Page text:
In this case, the High Court considered in detail the operative provisions of the Charter for the first time.
The Commission intervened in the case when it was before the Victorian Court of Appeal and continued as a party to the proceedings in the High Court appeal. The Commission's submissions focused on the application of the Charter, specifically how the interpretive obligation in section 32 operates and its constitutional validity, and the operation and validity of the power to make declarations of inconsistent interpretation in s 36 of the Charter.
The High Court allowed the appeal on grounds other than the Charter however it did make significant findings about how the Charter operates. However, six separate judgments from the court mean that some uncertainty remains about the application of the Charter in practice.
By a majority of 6-1, the Court held that section 32 of the Charter is a valid law and is an ordinary principle of statutory interpretation, which is to be applied by all Victorian Courts and tribunals. Section 32 requires laws to be interpreted against the background of human rights and freedoms set out in the Charter and human rights should not be infringed unless the law clearly says so.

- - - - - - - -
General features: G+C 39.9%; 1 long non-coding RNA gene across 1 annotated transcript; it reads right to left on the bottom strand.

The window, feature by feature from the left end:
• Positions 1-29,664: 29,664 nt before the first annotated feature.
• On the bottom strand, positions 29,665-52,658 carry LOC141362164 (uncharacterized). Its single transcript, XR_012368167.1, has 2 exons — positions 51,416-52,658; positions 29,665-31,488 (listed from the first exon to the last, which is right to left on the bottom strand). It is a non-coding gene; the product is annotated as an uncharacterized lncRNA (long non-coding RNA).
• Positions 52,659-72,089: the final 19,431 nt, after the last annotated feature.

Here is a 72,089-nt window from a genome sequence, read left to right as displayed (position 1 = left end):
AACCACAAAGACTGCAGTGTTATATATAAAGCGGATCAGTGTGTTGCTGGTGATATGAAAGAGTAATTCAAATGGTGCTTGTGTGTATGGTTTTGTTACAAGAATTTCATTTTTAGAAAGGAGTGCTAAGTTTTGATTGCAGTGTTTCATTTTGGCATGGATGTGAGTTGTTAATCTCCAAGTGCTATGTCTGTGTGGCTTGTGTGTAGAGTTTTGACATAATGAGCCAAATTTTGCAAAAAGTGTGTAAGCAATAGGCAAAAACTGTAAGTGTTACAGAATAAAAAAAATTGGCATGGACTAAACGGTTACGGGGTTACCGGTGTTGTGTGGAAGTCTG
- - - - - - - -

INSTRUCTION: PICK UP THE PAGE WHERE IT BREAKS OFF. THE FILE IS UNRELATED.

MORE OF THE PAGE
By a majority of 4-3, the High Court ruled that the power for the Supreme Court to make a declaration of inconsistent interpretation is a valid power. This power does not put courts in the position of making laws rather than interpreting them, so therefore does not violate the separation of powers between the courts and the parliament that is protected in the Australian constitution.